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Winter sports fans threaten alpine fauna

Black grouse are particularly sensitive to human activities (Patrick Patthey)

Trendy winter sports in the Alps are threatening the survival of wild animals, according to a study led by scientists from Bern University.

In cooperation with Vienna University and the Swiss Ornithological Institute, the researchers say that off-piste skiers, free-ride snowboarders, people who go on ski tours and those on snowshoes are the culprits.

The study, released on Wednesday, is the first to quantify the physiological effects of winter sports on wild animals. The results show that sensitive birds are suffering dangerous amounts of stress.

The findings were published in the British research journal “Proceedings of the Royal Society B: Biological Sciences.”

The study says that in the long term only the installation of winter protection areas can help the animals counter the increasing pressure of human activity on their ecosystems.

Black grouse

The researchers, led by Raphaël Arlettaz of Bern University, studied the behaviour of the black grouse, which lives in areas most popular with skiers, the zone between forest and high-altitude grassland.

The scientists measured the birds’ stress levels by determining the amount of corticosterone found in the animals’ faeces. This hormone is an indicator of stress responses.

Under normal circumstances, the grouse spend 20 hours per day in winter resting in a sort of igloo, saving their energy and avoiding predators. The researchers collected the faeces in these igloos.

The results showed that in areas where there is no or little human presence, the animals suffered no stress. But in areas where people go ski touring or snowshoeing or close to resorts, levels of the stress hormone were 20 per cent higher.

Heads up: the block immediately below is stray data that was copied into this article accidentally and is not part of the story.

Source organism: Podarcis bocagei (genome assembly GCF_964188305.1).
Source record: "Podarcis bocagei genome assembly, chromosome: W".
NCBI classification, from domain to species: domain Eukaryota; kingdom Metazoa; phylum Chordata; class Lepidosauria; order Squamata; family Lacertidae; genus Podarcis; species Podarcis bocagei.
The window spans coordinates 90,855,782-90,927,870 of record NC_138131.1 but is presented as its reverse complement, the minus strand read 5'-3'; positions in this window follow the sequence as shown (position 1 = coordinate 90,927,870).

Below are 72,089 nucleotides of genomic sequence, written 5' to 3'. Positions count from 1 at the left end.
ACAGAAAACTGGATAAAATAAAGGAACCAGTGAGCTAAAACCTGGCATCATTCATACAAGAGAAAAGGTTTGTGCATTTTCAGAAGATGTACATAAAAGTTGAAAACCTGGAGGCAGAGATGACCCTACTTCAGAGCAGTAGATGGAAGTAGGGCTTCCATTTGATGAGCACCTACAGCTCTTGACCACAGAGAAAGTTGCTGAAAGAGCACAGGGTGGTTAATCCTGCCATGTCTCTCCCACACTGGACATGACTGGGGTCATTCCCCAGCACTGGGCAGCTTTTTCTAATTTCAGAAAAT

The researchers say that even a moderate human presence can have an impact on the animals’ health.

Fear of humans

A second set of results showed that levels of corticosterone jumped by 60 per cent between days when there was no human presence and when one of the scientists visited an igloo. The birds would systematically flee as soon as they noticed someone approaching.

Further research is now underway to determine the impact of human activities on the animals’ well being and their chances of survival.

But the initial results seem to show that exposure to low temperatures and predators outside the igloos could explain why there are 30 to 50 per cent fewer grouse in areas where winter sports are widespread.

The researchers at Bern University are now working on models that will allow them to determine which zones should be set aside for mountain fauna, including the grouse.

swissinfo with agencies

The black grouse is a shy bird with a fan-like tail. It is found in Switzerland around the top of the tree line.

In winter, black grouse make themselves a lair by hollowing out the snow and then blocking the entrance with the snow they have scratched up.

The principle is like the igloo, as snow is a good insulator: where the outside temperature may fall as low as -25 degrees celsius, the temperature in the hole will be only around freezing point, and is further warmed by the bird’s body.

They only emerge to find food.

The grouse also have feathers in places where most birds do not: over their nostrils, which slightly warms the air they breathe in, and over their toes, which gives their feet a broader surface area and stops them sinking into the snow. They also have an insulating layer of down, which works by trapping the air.

Despite their adaptations, the number of black grouse is falling.

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